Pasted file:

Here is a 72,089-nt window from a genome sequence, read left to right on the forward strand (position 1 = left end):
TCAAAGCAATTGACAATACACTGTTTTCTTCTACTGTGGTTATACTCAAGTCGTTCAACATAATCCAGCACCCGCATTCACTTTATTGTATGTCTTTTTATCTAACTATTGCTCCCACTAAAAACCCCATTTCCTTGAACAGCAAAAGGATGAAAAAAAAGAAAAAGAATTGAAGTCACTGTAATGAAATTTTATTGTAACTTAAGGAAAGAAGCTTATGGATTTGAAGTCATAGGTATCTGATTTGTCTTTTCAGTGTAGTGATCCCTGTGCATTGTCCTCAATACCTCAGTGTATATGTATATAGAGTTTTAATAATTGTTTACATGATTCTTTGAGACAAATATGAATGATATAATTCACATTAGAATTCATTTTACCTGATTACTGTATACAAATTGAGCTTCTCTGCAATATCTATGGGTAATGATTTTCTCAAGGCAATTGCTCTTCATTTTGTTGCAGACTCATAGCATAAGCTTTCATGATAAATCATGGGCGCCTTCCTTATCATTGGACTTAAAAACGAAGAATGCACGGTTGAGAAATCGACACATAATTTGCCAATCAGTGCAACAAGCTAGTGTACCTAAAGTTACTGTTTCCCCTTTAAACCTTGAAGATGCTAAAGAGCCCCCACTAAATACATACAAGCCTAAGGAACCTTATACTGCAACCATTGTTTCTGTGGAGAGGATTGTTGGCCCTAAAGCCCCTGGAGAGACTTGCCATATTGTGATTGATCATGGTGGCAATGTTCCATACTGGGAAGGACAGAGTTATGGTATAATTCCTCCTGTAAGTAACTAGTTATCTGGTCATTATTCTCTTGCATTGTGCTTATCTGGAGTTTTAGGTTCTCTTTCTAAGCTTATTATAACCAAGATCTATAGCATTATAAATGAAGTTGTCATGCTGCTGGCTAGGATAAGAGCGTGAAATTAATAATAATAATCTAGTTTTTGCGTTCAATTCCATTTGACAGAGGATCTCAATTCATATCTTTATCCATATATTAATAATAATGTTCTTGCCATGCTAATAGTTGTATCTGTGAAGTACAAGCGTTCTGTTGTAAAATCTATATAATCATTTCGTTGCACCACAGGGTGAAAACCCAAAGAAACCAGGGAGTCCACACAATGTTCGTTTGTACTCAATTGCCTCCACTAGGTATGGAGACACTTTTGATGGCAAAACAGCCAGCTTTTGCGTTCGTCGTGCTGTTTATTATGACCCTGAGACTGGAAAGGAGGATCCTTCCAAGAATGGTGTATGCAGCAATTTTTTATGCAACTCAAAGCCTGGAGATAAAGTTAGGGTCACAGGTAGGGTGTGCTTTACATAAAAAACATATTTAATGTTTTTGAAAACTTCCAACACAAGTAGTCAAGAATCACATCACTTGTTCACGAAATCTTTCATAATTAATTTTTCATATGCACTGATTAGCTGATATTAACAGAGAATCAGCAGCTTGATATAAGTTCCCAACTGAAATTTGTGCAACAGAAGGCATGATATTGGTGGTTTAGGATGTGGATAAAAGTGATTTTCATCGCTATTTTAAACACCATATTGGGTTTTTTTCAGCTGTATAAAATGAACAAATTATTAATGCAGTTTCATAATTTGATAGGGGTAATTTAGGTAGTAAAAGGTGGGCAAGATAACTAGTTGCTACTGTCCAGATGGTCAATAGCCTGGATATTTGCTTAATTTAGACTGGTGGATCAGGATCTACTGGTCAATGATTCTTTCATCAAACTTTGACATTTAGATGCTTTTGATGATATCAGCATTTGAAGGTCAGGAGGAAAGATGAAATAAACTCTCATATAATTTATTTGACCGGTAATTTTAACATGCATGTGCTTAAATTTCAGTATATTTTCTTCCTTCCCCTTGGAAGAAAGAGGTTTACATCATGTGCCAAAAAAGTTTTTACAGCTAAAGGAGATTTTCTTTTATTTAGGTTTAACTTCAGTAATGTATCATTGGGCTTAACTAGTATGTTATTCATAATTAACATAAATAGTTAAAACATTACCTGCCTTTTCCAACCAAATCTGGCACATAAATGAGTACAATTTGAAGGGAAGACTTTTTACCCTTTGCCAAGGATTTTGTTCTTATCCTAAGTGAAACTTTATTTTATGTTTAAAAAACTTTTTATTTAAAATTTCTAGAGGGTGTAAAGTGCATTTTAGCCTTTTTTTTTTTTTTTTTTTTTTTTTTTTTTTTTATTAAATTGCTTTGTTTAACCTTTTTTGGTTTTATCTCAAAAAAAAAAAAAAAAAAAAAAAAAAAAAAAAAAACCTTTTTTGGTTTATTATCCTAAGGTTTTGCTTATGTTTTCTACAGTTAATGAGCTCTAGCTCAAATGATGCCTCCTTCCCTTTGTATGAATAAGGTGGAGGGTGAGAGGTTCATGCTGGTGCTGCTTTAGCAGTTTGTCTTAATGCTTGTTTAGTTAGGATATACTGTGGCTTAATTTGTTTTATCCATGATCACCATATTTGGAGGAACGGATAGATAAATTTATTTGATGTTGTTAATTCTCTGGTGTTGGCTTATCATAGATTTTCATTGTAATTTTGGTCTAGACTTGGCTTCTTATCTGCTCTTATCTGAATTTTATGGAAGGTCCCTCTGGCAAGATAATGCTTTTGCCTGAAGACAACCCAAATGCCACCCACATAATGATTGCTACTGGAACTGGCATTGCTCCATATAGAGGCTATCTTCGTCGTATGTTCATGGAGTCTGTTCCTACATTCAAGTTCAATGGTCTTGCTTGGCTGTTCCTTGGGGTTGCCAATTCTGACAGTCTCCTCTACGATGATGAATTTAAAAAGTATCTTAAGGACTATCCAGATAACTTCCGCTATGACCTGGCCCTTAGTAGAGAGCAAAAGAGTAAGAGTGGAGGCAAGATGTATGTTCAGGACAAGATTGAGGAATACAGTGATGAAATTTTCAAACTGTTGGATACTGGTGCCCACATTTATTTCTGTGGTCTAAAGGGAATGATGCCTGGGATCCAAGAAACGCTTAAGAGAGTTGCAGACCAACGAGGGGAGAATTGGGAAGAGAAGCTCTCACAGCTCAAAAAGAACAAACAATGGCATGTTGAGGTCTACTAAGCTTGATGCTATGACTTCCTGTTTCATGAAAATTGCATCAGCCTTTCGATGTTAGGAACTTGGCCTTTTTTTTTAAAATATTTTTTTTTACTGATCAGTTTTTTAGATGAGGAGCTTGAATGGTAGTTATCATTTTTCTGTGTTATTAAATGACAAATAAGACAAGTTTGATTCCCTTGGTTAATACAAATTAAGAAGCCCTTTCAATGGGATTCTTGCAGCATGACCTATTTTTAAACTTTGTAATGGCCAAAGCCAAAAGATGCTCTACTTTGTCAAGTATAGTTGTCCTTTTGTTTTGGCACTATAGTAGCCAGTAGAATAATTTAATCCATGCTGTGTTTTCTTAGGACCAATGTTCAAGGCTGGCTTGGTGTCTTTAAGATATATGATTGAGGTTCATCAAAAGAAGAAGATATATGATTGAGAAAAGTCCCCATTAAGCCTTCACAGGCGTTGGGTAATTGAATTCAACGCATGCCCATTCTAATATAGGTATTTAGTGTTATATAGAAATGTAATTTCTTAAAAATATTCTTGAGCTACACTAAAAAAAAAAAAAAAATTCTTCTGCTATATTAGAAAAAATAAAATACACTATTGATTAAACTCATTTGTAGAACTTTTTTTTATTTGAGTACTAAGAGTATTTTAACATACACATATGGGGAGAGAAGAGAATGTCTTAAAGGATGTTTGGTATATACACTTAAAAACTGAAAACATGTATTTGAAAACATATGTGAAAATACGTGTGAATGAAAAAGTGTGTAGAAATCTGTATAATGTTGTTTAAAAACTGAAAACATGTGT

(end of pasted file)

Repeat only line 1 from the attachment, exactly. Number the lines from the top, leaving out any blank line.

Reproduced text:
Here is a 72,089-nt window from a genome sequence, read left to right on the forward strand (position 1 = left end):